Before you head to the airport, be sure to check your reservation for an actual ticket number, or you might end up paying for a $1800 same-day flight.
When you book a flight, you’re usually provided with a confirmation number in an email (the familiar six-character code on a reservation) — but this doesn’t guarantee your reservation is locked in. Until you receive a ticket number, your reservation is exactly what its name suggests: a hold on a flight.
On The Points Guy, one traveller shared his hellish experience at an airport, realising he had no confirmed ticket number for his flight to Spain:
We were all set for our trip, or so we thought. The moment of shock came while checking in at the airport, where agents told us they didn’t see our names listed as passengers on the flight.
Several supervisors were called in to tell us we were never ticketed despite receiving a confirmation email and selecting our seats months earlier!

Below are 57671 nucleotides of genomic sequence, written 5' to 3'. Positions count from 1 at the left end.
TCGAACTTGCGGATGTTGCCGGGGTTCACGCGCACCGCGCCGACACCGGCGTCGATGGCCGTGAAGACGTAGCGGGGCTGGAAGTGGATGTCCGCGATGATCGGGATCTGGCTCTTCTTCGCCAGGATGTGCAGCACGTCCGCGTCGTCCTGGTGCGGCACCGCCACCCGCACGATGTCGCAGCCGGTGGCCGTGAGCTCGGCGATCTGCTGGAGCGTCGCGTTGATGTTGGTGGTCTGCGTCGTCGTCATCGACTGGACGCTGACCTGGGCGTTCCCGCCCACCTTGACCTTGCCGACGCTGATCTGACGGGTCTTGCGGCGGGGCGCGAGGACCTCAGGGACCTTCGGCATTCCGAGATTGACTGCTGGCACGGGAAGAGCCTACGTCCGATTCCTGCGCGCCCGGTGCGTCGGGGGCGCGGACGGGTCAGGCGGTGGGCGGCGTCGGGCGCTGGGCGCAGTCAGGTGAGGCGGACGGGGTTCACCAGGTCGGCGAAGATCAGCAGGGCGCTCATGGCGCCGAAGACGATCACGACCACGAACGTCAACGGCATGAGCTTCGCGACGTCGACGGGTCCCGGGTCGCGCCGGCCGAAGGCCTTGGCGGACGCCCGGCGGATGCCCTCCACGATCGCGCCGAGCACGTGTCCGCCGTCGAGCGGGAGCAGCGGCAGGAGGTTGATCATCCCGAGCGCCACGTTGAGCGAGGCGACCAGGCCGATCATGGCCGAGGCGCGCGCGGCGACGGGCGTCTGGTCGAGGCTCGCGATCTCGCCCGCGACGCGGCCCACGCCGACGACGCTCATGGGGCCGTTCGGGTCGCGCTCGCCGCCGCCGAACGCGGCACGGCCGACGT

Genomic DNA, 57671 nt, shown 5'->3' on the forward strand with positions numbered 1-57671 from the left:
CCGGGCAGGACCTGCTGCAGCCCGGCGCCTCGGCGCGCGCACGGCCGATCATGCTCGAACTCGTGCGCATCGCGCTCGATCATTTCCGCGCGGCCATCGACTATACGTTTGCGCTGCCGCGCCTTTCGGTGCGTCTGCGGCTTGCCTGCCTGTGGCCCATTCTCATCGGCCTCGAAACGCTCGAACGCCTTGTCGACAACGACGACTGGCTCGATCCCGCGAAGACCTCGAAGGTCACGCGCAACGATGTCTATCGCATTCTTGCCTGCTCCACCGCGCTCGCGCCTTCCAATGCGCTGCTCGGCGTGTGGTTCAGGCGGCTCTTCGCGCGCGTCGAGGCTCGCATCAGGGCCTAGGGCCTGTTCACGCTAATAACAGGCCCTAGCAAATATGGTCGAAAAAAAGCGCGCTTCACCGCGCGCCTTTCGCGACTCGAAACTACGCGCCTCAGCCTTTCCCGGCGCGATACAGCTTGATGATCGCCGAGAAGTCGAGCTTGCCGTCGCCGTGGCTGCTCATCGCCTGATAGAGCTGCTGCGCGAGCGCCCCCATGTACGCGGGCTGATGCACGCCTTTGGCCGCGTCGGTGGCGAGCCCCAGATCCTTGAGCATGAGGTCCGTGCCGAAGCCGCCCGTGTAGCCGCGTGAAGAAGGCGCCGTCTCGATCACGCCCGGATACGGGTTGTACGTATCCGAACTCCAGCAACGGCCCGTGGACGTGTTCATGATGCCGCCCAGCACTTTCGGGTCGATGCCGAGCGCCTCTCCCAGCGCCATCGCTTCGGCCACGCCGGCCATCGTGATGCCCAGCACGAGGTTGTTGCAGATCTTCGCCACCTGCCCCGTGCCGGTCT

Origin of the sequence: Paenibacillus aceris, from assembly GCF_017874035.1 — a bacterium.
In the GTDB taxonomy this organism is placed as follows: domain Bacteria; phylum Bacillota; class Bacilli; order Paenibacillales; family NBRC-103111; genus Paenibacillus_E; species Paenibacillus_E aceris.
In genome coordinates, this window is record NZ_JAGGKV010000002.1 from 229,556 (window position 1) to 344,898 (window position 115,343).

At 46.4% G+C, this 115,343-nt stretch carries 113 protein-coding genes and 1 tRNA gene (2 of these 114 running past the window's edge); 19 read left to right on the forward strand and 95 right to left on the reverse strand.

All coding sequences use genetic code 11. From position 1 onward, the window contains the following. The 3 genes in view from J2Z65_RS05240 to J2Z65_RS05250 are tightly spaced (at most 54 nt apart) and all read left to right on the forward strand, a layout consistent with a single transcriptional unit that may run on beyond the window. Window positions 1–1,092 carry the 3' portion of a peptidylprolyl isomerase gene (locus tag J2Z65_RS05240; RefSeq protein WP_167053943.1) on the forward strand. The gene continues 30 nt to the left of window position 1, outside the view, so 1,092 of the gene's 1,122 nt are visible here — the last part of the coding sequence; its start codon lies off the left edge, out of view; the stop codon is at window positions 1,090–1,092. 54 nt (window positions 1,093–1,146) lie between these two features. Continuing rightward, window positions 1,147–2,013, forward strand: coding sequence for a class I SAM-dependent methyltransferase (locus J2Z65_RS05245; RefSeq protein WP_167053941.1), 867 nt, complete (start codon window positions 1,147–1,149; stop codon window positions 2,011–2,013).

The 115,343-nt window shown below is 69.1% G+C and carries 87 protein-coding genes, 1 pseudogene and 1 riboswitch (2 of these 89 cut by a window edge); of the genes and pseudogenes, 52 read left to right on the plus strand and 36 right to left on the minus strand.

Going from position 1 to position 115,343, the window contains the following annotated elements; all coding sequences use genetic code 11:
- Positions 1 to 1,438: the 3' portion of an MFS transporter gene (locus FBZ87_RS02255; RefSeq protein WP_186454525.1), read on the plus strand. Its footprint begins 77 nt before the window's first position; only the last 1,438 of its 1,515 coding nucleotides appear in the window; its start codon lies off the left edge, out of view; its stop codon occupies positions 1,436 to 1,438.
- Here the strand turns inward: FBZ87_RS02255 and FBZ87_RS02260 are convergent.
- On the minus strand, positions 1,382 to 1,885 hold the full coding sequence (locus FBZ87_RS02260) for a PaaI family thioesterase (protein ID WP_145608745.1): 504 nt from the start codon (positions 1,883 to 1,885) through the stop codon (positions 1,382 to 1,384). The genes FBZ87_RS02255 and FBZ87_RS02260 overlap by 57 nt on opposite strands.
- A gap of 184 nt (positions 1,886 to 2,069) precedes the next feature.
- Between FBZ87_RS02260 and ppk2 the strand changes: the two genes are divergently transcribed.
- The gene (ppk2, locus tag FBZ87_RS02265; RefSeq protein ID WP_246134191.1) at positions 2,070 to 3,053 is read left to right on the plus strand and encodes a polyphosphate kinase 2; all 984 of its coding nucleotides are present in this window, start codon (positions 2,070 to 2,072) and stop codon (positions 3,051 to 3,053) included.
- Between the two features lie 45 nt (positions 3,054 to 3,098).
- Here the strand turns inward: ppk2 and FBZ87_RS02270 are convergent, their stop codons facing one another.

Iberia had emailed me a request to call and confirm my identity in order to pay the award taxes, but that email had gone straight to my spam folder. Meanwhile, my credit card was never actually charged.
The end result: a $1739 charge for same-day economy tickets, paid for at the airline’s counter. Why does this happen? In the Points Guy’s example, it was a missed email regarding payment. (I encountered a similar issue while booking a trip to Japan. A missed email also meant my seats weren’t confirmed until a few days before my trip.)
Generally, you should receive an immediate email with a confirmation code and another, separate email with a ticket number within 24 hours or both in the same email.
As TPG writes, however, award holds can happen. Airlines allow customers to hold a reservation while they purchase or transfer additional points to afford a ticket. If you forget to make the necessary changes, you might end up without a ticket.
A hold might also take place when you’re using award points to book flights with a partner airline. Payment processing issues might hold up your confirmed ticket, too.
To avoid this problem altogether, look for the ticket number near your name in your reservation or your itinerary. (If you’re booking on behalf of a group of people, there will be one reservation number, but several ticket numbers representing each passenger.) Better yet, call an airline and confirm your ticket.
If you can check in, it’s also an indication you have a confirmed ticket. Just be sure to do this before you arrive at the airport to save you some time panicking at an airline counter.